What Is Culture?
Simply put, culture may be defined as “the collective programming of the mind which distinguishes the members of one human group from another; the interactive aggregate of common characteristics that influences a human group’s response to its environment.”28 More to the point, culture is the “collective mental programming of a people.”29 It is the unique characteristics of a people. As such, culture is:
Something that is shared by all or most of the members of a society
Something that older members of a society attempt to pass along to younger members
Something that shapes our view of the world.
To see how this works, consider the results of a survey of managerial behavior by French researcher Andre Laurent.30 He asked managers how important it was for managers to have precise answers when asked a question by subordinates. The results, shown in Exhibit 2.5, clearly show how culture can influence very specific managerial behavior. In some countries, it is imperative for the manager to “know” the answer (even when she really doesn’t), whereas in other countries it made little difference. Thus, if we want to understand why someone does something in the workplace, at least part of the behavior may be influenced by her cultural background.
Dimensions of Culture
There are several ways to distinguish different cultures from one another. Kluckhohn and Strodtbeck have identified six dimensions that are helpful in understanding such differences.31 These are as follows:
How people view humanity. Are people basically good, or are they evil? Can most people be trusted or not? Are most people honest? What is the true nature of humankind?
How people see nature. What is the proper relationship between people and the environment? Should people be in harmony with nature, or should they attempt to control or harness nature?
How people approach interpersonal relationships. Should one stress individualism or membership in a group? Is the person more or less important than the group? What is the “pecking order” in a society? Is it based on seniority or on wealth and power?
How people view activity and achievement. Which is a more worthy goal: activity (getting somewhere) or simply being (staying where one is)?
How people view time. Should one focus on the past, the present, or the future? Some cultures are said to be living in the past, whereas others are looking to the future.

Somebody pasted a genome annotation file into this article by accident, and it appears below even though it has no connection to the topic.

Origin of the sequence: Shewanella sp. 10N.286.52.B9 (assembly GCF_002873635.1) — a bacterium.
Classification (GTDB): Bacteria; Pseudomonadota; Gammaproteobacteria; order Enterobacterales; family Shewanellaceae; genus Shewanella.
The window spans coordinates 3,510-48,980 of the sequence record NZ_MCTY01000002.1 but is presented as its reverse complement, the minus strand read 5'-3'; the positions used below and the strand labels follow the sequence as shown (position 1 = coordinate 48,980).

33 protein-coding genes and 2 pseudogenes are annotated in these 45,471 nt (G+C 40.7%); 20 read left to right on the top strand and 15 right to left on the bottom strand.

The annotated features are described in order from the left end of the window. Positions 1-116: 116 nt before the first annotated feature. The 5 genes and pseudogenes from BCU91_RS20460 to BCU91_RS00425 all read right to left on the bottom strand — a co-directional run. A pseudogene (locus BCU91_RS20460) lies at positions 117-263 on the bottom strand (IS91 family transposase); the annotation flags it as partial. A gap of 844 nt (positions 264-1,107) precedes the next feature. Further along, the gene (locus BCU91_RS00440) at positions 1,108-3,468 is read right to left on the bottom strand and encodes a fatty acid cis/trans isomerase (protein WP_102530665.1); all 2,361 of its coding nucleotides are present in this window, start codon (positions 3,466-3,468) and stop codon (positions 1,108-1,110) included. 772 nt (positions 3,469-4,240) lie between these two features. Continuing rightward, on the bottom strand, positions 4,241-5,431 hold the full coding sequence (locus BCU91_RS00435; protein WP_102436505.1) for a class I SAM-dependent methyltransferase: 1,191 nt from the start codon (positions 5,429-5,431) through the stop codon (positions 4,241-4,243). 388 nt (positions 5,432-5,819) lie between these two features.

How people view space. How should physical space be used in our lives? Should we live communally or separately? Should important people be physically separated from others? Should important meetings be held privately or in public?
To see how this works, examine Exhibit 2.7, which differentiates four countries (Mexico, Germany, Japan, and the United States) along these six dimensions. Although the actual place of each country on these scales may be argued, the exhibit does serve to highlight several trends that managers should be aware of as they approach their work. For example, although managers in all four countries may share similar views on the nature of people (good versus bad), significant differences are noted on such dimensions as people’s relation to nature and interpersonal relations. This, in turn, can affect how managers in these countries approach contract negotiations, the acquisition of new technologies, and the management of employees.
Dimensions such as these help us frame any discussion about how people differ. We can say, for example, that most Americans are individualistic, activity-oriented, and present/future-oriented. We can further say that they value privacy and want to control their environment. In another culture, perhaps the mode is past-oriented, reflective, group-oriented, and unconcerned with achievement. In Japan we hear that “the nail that sticks out gets hammered down”—a comment reflecting a belief in homogeneity within the culture and the importance of the group. In the United States, by contrast, we hear “Look out for Number One” and “A man’s home is his castle”—comments reflecting a belief in the supremacy of the individual over the group. Neither culture is “right” or “better.” Instead, each culture must be recognized as a force within individuals that motivates their behaviors within the workplace. However, even within the U.S. workforce, we must keep in mind that there are subcultures that can influence behavior. For example, recent work has shown that the Hispanic culture within the United States places a high value on groups compared to individuals and as a consequence takes a more collective approach to decision-making.32 As we progress through this discussion, we shall continually build upon these differences as we attempt to understand behavior in the workplace.